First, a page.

So after focusing on the nano series, I watched various videos which compared the different flavours. At the time there were three variants, namely the Original Big Muff Pi, the Op-amp Big Muff and the Green Russian. For my ears, it was a toss-up between the Op-Amp and the Green Russian. I found the original a bit dull sounding, certainly on the videos. Too scooped and no real mid-presence. The Op-Amp seemed very versatile if a bit harsher sounding. The original Op-Amp was used prominently on the Smashing Pumpkins Siamese Dream album and I always loved that guitar sound. Billy Corgan made a video comparing the nano Op-Amp with the original Op-Amp and this convinced me that I could have access to those types of tones with one on my board. However of all the videos I saw, the Green Russian appealed to me the most and I decided to go for one of those with a view to buying the Op-Amp as well at a later date, which as you can see from the picture, I duly did. The Green Russian has a massive, warm, powerful sound with out being too dull. I have not tried it with bass guitar yet but on the videos it sounds great. I am not a fan of many overly distorted bass sounds since many of them simply aren’t very good and they prevent the bass from kind of doing its job. The Green Russian seems to deliver though.

Since the fuzz pedals produce such a heavily distorted tone, I opted to primarily experiment with feeding them into the F1. They both sounded great and in very different ways. I could spend months exploring the rich tonal palette of one pedal alone so this setup will keep me going for a long time. I haven’t really tried stacking the two Muffs to any big degree. It gets very noisy very quickly. Feeding the TS9 into the Green Russian has been a favourite so far and a combination which I want to explore further. I’m not sure in general about the F1 though. I think it’s just the particular Fender tonal characteristics which aren’t entirely to my taste but I have different guitars with which I can try it. Maybe I haven’t yet found the tone setting which works well with the Les Paul.

Regarding clean tones, I was curious about compression pedals. Opinions seem to be mixed on them. I idly started investigating them when a friend of mine kindly gave me the Buddha Chakra. I have had a little play with it but as with the F1, I don’t think it suits the Les Paul. Humbuckers tend to provide a certain amount of natural compression anyway and mine are very hot as they are. I think it will have application when recording clean, picking guitar. Since the rest of the pedals each apply their own type and amount of compression, I don’t think an additional pedal will bring anything to the table but it may be good for certain lead work. There’s a lot more experimentation to be had with it. In itself, it’s a very nice analogue compressor and I am very grateful to my friend for it. It’s not plumbed in right now simply because I have run out of patch cables.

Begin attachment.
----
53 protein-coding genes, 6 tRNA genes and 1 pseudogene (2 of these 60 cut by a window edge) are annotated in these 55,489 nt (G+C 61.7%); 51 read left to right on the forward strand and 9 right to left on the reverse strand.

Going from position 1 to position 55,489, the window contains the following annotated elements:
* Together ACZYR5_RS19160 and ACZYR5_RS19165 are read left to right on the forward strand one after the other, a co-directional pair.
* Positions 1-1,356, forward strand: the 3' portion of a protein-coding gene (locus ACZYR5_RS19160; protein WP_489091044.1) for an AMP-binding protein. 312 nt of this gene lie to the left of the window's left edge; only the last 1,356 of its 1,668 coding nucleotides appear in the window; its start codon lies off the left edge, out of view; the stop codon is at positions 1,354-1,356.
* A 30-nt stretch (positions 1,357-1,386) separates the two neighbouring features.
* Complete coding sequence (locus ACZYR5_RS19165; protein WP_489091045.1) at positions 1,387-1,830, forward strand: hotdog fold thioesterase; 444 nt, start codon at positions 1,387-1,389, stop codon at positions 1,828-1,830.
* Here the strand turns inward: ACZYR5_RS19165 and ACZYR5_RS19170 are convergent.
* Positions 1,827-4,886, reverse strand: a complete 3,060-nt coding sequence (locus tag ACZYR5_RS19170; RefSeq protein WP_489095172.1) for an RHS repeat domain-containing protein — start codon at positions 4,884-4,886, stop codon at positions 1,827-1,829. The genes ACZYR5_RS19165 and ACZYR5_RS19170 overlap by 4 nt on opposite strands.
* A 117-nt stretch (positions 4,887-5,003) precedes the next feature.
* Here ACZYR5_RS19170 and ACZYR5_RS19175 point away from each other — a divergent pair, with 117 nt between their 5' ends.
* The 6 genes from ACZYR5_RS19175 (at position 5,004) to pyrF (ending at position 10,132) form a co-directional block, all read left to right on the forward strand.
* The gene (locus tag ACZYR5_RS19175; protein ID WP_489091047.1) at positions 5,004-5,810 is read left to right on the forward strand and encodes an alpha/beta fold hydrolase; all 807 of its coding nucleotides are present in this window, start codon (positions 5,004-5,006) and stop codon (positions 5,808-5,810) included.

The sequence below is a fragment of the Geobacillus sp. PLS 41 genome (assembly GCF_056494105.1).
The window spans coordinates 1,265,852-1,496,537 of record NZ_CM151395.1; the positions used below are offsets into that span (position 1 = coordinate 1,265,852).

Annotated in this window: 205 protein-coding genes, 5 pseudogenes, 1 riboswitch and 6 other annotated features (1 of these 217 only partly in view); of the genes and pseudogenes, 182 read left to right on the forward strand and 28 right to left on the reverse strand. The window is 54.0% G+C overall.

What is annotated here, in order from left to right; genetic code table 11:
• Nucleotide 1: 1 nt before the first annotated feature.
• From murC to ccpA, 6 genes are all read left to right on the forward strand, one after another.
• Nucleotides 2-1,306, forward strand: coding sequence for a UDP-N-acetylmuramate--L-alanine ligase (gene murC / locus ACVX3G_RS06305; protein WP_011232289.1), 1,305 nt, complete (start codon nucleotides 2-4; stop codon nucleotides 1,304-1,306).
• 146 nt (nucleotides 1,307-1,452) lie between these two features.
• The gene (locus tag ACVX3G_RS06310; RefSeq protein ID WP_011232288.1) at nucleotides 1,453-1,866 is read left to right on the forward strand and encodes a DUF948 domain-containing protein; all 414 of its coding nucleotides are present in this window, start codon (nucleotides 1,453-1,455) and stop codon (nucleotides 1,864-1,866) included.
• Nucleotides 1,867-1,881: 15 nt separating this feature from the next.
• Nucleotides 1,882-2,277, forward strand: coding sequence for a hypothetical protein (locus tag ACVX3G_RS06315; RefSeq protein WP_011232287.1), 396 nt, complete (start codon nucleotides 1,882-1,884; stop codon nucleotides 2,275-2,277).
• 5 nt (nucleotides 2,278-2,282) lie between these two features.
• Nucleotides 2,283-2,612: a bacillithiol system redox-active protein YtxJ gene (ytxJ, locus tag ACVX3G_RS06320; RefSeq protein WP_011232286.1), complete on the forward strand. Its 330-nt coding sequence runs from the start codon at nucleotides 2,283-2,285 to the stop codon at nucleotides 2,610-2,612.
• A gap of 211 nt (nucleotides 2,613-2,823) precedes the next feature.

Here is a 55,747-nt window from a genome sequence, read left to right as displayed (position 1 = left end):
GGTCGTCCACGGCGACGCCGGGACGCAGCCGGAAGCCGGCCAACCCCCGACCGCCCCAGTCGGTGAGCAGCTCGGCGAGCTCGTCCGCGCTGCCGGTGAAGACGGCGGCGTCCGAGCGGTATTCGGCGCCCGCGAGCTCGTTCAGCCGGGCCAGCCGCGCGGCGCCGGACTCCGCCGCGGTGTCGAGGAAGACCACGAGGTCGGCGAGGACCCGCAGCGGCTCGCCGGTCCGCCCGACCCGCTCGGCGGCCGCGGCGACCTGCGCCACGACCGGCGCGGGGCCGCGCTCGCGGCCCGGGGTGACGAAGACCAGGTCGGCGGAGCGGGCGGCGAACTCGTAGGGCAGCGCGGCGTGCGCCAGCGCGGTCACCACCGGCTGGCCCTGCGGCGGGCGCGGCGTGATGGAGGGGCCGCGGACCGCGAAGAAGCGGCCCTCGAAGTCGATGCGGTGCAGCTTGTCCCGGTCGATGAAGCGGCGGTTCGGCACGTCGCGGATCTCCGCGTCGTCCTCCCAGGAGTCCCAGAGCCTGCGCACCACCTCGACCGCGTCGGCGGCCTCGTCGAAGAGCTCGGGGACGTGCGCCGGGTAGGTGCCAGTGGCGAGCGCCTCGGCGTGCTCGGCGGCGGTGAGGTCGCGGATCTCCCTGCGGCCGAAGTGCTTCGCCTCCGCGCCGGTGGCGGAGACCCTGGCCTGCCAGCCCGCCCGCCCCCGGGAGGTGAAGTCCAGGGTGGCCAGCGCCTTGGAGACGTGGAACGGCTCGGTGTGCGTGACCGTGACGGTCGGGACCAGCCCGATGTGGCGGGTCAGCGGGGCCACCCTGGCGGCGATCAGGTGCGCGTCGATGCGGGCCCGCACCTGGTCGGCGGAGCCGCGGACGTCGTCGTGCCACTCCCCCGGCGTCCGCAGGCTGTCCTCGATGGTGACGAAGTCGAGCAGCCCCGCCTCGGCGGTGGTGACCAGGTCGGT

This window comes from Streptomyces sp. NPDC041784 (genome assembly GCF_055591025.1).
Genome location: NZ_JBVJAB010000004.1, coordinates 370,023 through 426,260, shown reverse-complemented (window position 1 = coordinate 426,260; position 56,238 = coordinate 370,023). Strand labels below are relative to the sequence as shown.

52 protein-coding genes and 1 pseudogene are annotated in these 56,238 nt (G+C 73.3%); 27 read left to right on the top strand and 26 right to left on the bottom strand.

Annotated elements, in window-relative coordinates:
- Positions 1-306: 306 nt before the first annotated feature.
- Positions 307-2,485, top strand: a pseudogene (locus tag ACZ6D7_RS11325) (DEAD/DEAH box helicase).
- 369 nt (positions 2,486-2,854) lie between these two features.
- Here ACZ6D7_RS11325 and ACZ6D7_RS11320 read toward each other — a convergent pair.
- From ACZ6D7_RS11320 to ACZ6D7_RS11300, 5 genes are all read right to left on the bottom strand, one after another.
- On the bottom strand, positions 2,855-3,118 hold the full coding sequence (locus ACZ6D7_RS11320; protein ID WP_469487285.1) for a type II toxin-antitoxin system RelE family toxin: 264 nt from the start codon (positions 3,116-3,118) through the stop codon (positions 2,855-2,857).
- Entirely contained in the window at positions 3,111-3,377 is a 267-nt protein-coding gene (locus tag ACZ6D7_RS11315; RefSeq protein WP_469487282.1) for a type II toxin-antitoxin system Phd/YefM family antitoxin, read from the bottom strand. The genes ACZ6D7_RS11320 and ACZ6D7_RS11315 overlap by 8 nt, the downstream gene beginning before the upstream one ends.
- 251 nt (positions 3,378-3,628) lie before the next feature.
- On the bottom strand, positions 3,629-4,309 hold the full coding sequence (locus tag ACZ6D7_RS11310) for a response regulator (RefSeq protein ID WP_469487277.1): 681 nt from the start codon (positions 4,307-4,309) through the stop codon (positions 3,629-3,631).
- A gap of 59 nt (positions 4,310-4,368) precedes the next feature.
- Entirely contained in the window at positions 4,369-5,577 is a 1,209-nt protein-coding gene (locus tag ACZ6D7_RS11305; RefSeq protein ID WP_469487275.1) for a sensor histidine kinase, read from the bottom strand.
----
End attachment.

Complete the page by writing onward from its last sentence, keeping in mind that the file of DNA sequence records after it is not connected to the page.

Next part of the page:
The final piece to this setup is subtle but very effective. The TC Helicon hall of fame mini I bought with the intention of only ever using for understated room type reverb. As I described above when recording with the M1, I added a subtle bit in the DAW. This way, I have the whole simulation on one board from pre-amp to cab to mic to room ambience. It works incredibly well. The HOF is a powerful pedal and can be reprogrammed using TC Helicon’s Toneprint technology. The stock sound is a large hall effect which is nice but I would never ordinarily record with reverb in an obvious way as it’s always better to add effects after recording. I reprogrammed it with a studio room setting. It just gives the sound that bit of body. It’s the only digital part of the chain and I decided it is to be the only time based/modulation effect but it really does sound great.

I am really looking forward to recording with this rig and with my rock band Crash Scene Flowers, it will be the perfect opportunity to lay down some huge multi-tracked sounds. It has been an exciting and educational journey so far and I have my eye on one or two nice additions or substitutions. It has been great to go (almost) pure analogue with it after years of multi-fx and modelling. It lacks the versatility of the GT-8 which is why I will continue to use that for live applications but for recordings, it provides me with some very powerful tools in the box.

I hope you enjoyed this article. If you have any similar experiences or suggestions, then I am always happy to read your comments. This is a fairly new part of my guitar playing journey and I’m learning all the time. Many thanks to my friends who have guided me so far. I am fortunate to know so many talented and knowledgeable people.